Root Canal Treatment
The root canal procedure needs one or more hospital visits and is performed by our experienced dentists.
Your dentist will begin the procedure by taking an X-ray to study the shape of the root canals and see whether there are any signs of infection in the surrounding bone.
An anesthesia is applied to numb the area near the tooth. In fact, anesthesia is not really needed, because the nerve is dead, but your dentist will anesthetize the area to make you more relaxed and at ease.
In the next step, your dentist will position a rubber dam (a piece of rubber) around the tooth to keep the area dry and free of saliva during the procedure.
Then an access hole is drilled into the tooth. The pulp, as well as bacteria, dead nerve tissue, and other debris, is removed from the tooth. This process is achieved by using root canal files (endodontic files). A range of these files of increasing diameter are each consecutively placed into the access hole and worked down the full length of the tooth to scrape and scrub the sides of the root canals. Water or sodium hypochlorite is used regularly to flush away the debris.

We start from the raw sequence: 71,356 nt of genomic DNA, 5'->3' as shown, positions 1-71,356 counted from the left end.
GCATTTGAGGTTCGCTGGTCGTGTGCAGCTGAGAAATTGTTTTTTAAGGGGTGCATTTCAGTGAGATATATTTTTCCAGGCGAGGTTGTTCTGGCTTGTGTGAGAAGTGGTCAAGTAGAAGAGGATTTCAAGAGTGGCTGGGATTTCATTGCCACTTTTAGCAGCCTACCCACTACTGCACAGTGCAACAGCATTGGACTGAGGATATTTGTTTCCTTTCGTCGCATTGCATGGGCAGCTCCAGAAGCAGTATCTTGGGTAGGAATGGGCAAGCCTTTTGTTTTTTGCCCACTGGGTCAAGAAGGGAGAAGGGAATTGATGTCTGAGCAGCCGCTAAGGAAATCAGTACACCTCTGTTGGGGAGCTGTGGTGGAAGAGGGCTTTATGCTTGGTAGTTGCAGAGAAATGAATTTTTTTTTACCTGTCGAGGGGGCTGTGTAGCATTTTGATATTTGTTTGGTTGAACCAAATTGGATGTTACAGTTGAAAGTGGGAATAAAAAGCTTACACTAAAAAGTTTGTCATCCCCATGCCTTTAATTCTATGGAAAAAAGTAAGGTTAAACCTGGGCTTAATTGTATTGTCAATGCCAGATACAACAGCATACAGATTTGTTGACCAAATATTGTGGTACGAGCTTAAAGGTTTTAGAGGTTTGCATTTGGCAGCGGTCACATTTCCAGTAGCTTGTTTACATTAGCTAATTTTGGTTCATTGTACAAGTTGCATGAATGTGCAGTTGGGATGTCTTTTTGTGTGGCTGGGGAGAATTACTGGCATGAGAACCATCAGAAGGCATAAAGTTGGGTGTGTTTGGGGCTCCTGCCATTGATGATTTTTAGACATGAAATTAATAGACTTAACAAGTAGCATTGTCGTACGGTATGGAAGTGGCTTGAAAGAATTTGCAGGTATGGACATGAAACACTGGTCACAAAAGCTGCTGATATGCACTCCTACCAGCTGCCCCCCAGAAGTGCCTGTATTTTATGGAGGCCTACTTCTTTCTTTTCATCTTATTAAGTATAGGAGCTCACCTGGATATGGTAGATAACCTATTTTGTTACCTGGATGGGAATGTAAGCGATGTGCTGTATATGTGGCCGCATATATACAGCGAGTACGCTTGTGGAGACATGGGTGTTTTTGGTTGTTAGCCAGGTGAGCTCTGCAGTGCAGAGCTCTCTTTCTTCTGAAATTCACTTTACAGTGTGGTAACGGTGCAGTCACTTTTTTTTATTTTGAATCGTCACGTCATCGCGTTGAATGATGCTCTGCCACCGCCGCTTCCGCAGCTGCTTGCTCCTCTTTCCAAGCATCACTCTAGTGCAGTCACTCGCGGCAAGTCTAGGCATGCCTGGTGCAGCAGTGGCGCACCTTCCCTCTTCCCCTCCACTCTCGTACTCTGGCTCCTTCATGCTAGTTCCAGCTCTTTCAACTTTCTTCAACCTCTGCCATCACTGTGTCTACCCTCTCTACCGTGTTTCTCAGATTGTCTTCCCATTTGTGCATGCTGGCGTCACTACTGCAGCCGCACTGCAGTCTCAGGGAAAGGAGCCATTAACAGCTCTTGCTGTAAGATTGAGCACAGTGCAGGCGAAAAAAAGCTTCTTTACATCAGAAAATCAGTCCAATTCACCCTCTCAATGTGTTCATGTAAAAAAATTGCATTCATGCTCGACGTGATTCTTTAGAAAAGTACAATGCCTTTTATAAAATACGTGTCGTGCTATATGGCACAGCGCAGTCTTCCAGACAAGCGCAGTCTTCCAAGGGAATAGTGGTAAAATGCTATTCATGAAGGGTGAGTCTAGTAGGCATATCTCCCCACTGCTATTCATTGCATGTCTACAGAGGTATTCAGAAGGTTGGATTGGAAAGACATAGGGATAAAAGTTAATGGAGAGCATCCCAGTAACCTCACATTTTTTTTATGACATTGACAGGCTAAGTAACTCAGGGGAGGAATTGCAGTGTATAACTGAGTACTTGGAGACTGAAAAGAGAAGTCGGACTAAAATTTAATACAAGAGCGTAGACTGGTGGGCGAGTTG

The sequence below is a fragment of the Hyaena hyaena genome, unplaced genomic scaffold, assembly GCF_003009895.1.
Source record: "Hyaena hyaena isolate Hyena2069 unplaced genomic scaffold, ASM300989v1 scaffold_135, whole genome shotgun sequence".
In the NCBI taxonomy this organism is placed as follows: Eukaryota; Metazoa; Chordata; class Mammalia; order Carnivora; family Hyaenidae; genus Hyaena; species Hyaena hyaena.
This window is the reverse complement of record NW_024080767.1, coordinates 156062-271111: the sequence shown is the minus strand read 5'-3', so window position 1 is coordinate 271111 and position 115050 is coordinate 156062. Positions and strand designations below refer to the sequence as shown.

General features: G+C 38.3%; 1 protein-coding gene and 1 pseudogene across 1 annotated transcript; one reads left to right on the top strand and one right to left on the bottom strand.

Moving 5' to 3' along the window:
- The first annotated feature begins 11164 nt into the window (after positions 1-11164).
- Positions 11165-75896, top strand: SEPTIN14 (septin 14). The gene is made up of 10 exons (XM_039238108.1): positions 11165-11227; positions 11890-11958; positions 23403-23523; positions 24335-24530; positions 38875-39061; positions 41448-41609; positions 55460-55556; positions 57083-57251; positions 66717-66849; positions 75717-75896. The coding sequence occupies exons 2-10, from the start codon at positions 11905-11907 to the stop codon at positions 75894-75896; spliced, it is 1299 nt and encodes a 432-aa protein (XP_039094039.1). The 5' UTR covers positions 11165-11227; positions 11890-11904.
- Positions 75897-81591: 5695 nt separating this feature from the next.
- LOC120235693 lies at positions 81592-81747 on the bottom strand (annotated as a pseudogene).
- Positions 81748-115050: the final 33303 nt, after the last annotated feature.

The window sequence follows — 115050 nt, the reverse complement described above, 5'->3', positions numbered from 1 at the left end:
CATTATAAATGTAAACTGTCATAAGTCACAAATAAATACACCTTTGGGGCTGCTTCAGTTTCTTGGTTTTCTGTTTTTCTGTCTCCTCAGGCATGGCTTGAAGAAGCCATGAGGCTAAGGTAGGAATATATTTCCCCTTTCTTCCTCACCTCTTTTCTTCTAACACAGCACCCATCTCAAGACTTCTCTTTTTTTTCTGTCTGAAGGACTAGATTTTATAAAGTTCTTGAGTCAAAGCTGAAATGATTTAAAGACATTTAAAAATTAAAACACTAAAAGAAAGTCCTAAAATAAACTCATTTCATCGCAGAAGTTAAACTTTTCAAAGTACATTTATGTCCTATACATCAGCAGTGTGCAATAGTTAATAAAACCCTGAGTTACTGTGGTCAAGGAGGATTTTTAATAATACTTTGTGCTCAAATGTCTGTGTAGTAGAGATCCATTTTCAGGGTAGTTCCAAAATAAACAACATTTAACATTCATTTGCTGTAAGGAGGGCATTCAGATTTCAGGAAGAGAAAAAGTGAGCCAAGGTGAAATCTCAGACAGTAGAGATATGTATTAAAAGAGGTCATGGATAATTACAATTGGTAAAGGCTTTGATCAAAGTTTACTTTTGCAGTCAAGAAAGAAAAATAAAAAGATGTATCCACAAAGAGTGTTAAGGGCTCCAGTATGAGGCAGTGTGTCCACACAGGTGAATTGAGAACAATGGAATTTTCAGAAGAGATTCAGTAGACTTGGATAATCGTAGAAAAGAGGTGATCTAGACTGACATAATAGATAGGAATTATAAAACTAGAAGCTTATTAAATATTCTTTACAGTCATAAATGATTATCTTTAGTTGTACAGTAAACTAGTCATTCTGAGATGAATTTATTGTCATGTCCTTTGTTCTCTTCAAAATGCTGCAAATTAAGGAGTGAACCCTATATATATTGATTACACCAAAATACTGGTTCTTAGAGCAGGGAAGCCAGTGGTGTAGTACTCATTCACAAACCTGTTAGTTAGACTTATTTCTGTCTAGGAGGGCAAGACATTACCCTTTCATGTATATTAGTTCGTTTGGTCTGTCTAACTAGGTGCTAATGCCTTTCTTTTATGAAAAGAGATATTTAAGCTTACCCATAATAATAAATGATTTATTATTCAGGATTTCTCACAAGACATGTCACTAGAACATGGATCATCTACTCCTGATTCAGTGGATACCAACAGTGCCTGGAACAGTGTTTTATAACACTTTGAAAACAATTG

After the tooth is meticulously cleaned, it will need to be sealed. A few dentists prefer to wait for a week before sealing the tooth. For example, if an infection is present, your dentist may place a medication inside the tooth to get rid of the infection.
Our dentists may opt to seal the tooth the same day it is cleaned out. If the root canal treatment is not finished on the same day, a temporary filling is placed in the access hole to prevent the entry of contaminants until your next appointment.
The next step involves filling the interior of the tooth with a sealer paste and a rubber compound. A filling is also placed in the access hole to close it (See figure below).
The last step often consist of additional restoration of the tooth. Since a tooth that requires root canal treatment is usually one which has a large filling or substantial decay or other weakness, a crown or other restoration usually needs to be placed on the tooth to protect it, prevent it from braking and repair it to full function. Your dentist will explain the need for any added dental work with you (See figure below).
What You Can Expect After Root Canal Treatment
The procedure will relieve you of the pain. Always remember to minimize chewing on the tooth under repair until the root canal treatment is completely finished – which is, the permanent filling and a crown is in place. This approach helps avoid recontamination of the interior of the tooth and possibly preventing a fragile tooth from breaking before the tooth can be completely repaired.